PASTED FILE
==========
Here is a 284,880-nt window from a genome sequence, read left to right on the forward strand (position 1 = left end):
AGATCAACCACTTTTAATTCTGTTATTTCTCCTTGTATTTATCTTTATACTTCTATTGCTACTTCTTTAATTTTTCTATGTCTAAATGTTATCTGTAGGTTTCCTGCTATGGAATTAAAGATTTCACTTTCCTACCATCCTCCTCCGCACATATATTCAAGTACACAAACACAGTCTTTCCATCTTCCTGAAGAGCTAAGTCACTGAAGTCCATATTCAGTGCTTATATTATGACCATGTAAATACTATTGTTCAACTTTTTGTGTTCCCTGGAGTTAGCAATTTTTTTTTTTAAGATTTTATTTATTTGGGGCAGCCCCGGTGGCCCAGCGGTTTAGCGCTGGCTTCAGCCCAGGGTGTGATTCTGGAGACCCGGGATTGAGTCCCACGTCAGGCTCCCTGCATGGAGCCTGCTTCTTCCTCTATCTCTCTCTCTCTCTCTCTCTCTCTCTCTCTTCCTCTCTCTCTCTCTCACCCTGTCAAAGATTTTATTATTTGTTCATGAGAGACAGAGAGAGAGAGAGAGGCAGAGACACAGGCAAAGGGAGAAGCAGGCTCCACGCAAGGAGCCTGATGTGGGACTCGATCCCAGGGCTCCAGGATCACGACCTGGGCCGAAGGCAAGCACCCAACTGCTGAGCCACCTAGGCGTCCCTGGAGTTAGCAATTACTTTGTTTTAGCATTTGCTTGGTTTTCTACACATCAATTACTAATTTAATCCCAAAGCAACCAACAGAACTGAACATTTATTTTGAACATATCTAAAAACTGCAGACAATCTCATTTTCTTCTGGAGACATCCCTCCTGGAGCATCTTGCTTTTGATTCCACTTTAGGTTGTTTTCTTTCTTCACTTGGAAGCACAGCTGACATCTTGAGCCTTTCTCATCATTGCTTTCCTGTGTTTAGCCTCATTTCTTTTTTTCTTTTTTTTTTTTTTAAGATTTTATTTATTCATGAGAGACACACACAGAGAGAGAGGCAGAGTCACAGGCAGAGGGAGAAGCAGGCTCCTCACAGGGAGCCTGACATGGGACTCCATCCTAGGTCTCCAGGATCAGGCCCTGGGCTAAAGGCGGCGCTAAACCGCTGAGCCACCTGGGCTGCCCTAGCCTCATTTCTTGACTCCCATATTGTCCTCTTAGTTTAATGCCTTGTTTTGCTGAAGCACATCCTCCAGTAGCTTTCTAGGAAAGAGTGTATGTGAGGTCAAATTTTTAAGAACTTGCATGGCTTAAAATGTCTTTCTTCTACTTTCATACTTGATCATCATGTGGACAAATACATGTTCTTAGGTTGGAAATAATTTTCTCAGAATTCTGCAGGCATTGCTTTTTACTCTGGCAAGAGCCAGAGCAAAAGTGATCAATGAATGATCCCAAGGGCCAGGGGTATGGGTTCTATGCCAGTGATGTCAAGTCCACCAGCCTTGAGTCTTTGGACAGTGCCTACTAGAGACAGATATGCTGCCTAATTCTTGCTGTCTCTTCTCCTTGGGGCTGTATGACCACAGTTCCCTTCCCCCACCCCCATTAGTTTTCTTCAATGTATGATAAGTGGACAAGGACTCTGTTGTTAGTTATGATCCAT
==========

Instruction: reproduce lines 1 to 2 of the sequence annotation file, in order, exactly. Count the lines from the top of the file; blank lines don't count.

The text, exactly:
Here is a 284,880-nt window from a genome sequence, read left to right on the forward strand (position 1 = left end):
AGATCAACCACTTTTAATTCTGTTATTTCTCCTTGTATTTATCTTTATACTTCTATTGCTACTTCTTTAATTTTTCTATGTCTAAATGTTATCTGTAGGTTTCCTGCTATGGAATTAAAGATTTCACTTTCCTACCATCCTCCTCCGCACATATATTCAAGTACACAAACACAGTCTTTCCATCTTCCTGAAGAGCTAAGTCACTGAAGTCCATATTCAGTGCTTATATTATGACCATGTAAATACTATTGTTCAACTTTTTGTGTTCCCTGGAGTTAGCAATTTTTTTTTTTAAGATTTTATTTATTTGGGGCAGCCCCGGTGGCCCAGCGGTTTAGCGCTGGCTTCAGCCCAGGGTGTGATTCTGGAGACCCGGGATTGAGTCCCACGTCAGGCTCCCTGCATGGAGCCTGCTTCTTCCTCTATCTCTCTCTCTCTCTCTCTCTCTCTCTCTCTTCCTCTCTCTCTCTCTCACCCTGTCAAAGATTTTATTATTTGTTCATGAGAGACAGAGAGAGAGAGAGAGGCAGAGACACAGGCAAAGGGAGAAGCAGGCTCCACGCAAGGAGCCTGATGTGGGACTCGATCCCAGGGCTCCAGGATCACGACCTGGGCCGAAGGCAAGCACCCAACTGCTGAGCCACCTAGGCGTCCCTGGAGTTAGCAATTACTTTGTTTTAGCATTTGCTTGGTTTTCTACACATCAATTACTAATTTAATCCCAAAGCAACCAACAGAACTGAACATTTATTTTGAACATATCTAAAAACTGCAGACAATCTCATTTTCTTCTGGAGACATCCCTCCTGGAGCATCTTGCTTTTGATTCCACTTTAGGTTGTTTTCTTTCTTCACTTGGAAGCACAGCTGACATCTTGAGCCTTTCTCATCATTGCTTTCCTGTGTTTAGCCTCATTTCTTTTTTTCTTTTTTTTTTTTTTAAGATTTTATTTATTCATGAGAGACACACACAGAGAGAGAGGCAGAGTCACAGGCAGAGGGAGAAGCAGGCTCCTCACAGGGAGCCTGACATGGGACTCCATCCTAGGTCTCCAGGATCAGGCCCTGGGCTAAAGGCGGCGCTAAACCGCTGAGCCACCTGGGCTGCCCTAGCCTCATTTCTTGACTCCCATATTGTCCTCTTAGTTTAATGCCTTGTTTTGCTGAAGCACATCCTCCAGTAGCTTTCTAGGAAAGAGTGTATGTGAGGTCAAATTTTTAAGAACTTGCATGGCTTAAAATGTCTTTCTTCTACTTTCATACTTGATCATCATGTGGACAAATACATGTTCTTAGGTTGGAAATAATTTTCTCAGAATTCTGCAGGCATTGCTTTTTACTCTGGCAAGAGCCAGAGCAAAAGTGATCAATGAATGATCCCAAGGGCCAGGGGTATGGGTTCTATGCCAGTGATGTCAAGTCCACCAGCCTTGAGTCTTTGGACAGTGCCTACTAGAGACAGATATGCTGCCTAATTCTTGCTGTCTCTTCTCCTTGGGGCTGTATGACCACAGTTCCCTTCCCCCACCCCCATTAGTTTTCTTCAATGTATGATAAGTGGACAAGGACTCTGTTGTTAGTTATGATCCAT